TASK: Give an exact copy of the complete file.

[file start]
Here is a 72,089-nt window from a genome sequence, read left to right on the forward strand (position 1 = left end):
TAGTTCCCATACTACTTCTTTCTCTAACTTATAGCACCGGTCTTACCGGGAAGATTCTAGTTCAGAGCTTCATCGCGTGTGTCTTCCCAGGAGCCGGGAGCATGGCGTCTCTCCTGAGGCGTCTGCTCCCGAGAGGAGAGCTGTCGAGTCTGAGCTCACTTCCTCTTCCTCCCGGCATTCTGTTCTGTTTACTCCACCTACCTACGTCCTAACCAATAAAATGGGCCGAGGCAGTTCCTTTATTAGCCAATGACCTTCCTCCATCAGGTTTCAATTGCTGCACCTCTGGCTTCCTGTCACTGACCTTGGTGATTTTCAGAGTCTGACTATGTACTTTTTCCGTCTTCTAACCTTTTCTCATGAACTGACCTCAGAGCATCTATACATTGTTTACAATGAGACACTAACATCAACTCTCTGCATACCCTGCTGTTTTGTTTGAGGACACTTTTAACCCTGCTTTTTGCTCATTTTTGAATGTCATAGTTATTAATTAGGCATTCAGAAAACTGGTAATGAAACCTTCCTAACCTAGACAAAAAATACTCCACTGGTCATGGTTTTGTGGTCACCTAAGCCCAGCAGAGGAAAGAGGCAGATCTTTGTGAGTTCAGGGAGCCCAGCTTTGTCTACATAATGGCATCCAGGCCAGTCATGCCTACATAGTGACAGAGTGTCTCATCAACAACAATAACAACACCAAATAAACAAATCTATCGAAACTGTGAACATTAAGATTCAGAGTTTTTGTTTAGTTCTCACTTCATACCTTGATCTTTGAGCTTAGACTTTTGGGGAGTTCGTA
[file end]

Here is a 72,089-nt window from a genome sequence, read left to right on the forward strand (position 1 = left end):
TAGTTCCCATACTACTTCTTTCTCTAACTTATAGCACCGGTCTTACCGGGAAGATTCTAGTTCAGAGCTTCATCGCGTGTGTCTTCCCAGGAGCCGGGAGCATGGCGTCTCTCCTGAGGCGTCTGCTCCCGAGAGGAGAGCTGTCGAGTCTGAGCTCACTTCCTCTTCCTCCCGGCATTCTGTTCTGTTTACTCCACCTACCTACGTCCTAACCAATAAAATGGGCCGAGGCAGTTCCTTTATTAGCCAATGACCTTCCTCCATCAGGTTTCAATTGCTGCACCTCTGGCTTCCTGTCACTGACCTTGGTGATTTTCAGAGTCTGACTATGTACTTTTTCCGTCTTCTAACCTTTTCTCATGAACTGACCTCAGAGCATCTATACATTGTTTACAATGAGACACTAACATCAACTCTCTGCATACCCTGCTGTTTTGTTTGAGGACACTTTTAACCCTGCTTTTTGCTCATTTTTGAATGTCATAGTTATTAATTAGGCATTCAGAAAACTGGTAATGAAACCTTCCTAACCTAGACAAAAAATACTCCACTGGTCATGGTTTTGTGGTCACCTAAGCCCAGCAGAGGAAAGAGGCAGATCTTTGTGAGTTCAGGGAGCCCAGCTTTGTCTACATAATGGCATCCAGGCCAGTCATGCCTACATAGTGACAGAGTGTCTCATCAACAACAATAACAACACCAAATAAACAAATCTATCGAAACTGTGAACATTAAGATTCAGAGTTTTTGTTTAGTTCTCACTTCATACCTTGATCTTTGAGCTTAGACTTTTGGGGAGTTCGTA